Three out of four students pay too much rent, the ‘Landelijke Studenten Vakbond’ students’ union has calculated. In Amsterdam, rental prices are sometimes two hundred euros too high, while students in Enschede actually get off cheaply. In Rotterdam, the average charges are just above the maximum rental based on the points system.

“Statutory rental protection for students is only true on paper”, writes the LSVb. “In practice, almost all students pay too much.”

On, students can check whether their rental is in fact right. They can calculate the correct price based on questions (what is the surface area, how many others do you share the bathroom with, do you have your own kitchen?).

Smaller difference in Rotterdam

Almost 2,700 students have done just that. On average, they pay 323 euros in rental a month, excluding gas, water, electricity, internet, television etc. And that’s 58 euros too much. The discrepancy is less in Rotterdam: an average of 21 euros. Some students are lucky and actually pay less than their landlord is entitled to ask according to the statutory ‘points system’, but three-quarters pay more.

The LSVb does however add a few caveats to the findings. Those completing the check may already suspect that their rental charges are too high. This could distort the findings. Additionally, almost 80 per cent of all the respondents rent from a private landlord, rather than 40 per cent.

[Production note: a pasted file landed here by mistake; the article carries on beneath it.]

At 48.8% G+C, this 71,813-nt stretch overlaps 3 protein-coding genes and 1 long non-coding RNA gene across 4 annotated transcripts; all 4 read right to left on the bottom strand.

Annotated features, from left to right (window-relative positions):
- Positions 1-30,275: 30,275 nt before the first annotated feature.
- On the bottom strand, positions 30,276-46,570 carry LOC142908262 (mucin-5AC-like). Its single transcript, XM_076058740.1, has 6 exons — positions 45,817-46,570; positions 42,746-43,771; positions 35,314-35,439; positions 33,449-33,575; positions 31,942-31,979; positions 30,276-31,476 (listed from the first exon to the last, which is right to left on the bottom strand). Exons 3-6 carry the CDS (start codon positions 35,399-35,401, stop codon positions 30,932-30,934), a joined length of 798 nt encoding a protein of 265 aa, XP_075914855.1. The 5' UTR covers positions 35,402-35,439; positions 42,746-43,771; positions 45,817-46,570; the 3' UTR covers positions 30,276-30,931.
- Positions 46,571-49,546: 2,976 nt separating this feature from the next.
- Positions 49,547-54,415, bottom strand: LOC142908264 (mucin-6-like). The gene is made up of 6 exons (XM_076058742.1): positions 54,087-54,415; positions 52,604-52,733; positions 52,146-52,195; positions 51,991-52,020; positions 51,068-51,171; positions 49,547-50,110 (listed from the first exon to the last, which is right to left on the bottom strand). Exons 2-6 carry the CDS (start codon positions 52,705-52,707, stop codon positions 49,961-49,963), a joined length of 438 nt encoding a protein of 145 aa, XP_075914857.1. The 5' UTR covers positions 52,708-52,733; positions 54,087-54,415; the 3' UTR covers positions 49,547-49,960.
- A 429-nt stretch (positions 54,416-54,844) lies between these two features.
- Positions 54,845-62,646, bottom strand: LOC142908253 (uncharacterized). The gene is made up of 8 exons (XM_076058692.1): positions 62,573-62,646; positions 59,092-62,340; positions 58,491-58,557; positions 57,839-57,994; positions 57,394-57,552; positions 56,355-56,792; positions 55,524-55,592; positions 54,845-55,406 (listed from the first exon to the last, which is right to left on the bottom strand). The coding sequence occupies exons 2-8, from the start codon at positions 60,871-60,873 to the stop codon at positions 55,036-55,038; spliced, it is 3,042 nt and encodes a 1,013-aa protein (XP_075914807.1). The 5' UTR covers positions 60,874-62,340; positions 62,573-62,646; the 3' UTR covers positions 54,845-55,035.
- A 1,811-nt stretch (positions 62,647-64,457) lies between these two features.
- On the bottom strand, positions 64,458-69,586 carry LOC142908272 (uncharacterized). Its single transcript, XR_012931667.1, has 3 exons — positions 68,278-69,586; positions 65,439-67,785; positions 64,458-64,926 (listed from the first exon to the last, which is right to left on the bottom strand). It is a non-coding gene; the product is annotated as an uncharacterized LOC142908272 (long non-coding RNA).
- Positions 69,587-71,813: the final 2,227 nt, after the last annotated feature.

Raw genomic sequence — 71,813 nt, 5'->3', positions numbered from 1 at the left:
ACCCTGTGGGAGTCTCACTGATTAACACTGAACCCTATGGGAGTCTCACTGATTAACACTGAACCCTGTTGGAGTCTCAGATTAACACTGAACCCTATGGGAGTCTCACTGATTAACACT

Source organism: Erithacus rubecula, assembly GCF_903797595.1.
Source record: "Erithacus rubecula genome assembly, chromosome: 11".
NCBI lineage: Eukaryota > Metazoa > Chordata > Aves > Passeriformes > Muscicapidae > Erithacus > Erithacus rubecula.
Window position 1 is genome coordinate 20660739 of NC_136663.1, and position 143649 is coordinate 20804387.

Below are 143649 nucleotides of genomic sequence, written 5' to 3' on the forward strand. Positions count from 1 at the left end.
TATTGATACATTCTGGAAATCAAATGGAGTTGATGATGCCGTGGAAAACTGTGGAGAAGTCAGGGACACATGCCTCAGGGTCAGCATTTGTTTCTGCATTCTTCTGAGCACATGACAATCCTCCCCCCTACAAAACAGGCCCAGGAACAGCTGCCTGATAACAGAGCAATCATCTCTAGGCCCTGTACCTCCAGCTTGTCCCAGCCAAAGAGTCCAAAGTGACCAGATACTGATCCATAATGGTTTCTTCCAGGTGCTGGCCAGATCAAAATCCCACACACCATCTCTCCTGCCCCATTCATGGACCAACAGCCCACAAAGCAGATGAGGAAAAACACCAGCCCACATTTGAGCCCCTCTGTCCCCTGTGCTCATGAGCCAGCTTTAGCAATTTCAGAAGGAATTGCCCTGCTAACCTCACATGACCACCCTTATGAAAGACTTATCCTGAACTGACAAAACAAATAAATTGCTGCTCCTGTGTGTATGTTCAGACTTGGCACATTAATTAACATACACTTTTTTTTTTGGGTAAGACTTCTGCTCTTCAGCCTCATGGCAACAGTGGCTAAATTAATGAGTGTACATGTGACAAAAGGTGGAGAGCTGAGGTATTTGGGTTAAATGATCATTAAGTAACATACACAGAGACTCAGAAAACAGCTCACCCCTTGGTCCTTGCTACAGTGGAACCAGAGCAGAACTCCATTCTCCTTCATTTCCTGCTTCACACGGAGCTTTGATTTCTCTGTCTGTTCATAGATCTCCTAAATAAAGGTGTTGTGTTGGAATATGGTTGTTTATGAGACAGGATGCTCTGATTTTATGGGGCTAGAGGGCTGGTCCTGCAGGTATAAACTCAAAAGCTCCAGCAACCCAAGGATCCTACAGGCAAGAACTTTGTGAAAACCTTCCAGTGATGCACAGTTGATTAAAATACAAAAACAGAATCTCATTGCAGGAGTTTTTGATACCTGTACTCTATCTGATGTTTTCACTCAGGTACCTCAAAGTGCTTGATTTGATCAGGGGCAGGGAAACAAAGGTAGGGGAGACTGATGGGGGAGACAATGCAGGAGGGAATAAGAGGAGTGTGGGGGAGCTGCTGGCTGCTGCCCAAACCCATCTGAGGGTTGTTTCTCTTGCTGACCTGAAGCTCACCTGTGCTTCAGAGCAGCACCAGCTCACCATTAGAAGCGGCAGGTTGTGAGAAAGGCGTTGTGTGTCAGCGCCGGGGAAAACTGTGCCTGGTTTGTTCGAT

Amsterdam and Utrecht

Amsterdam and Utrecht are particularly notable. In Amsterdam, around half the respondents pay a hundred euros too much in rental. One in four Amsterdam students actually pay more than two hundred euros too much. In Utrecht, 86 per cent pay too much, by an average of 120 euros, while in Enschede, by contrast, students pay 29 euros less than the ‘points rental’. The discrepancy in Wageningen is barely a euro.

Students may appeal their rental charges through the rental commission. In some cities there are ‘rental teams’ who will assist with this.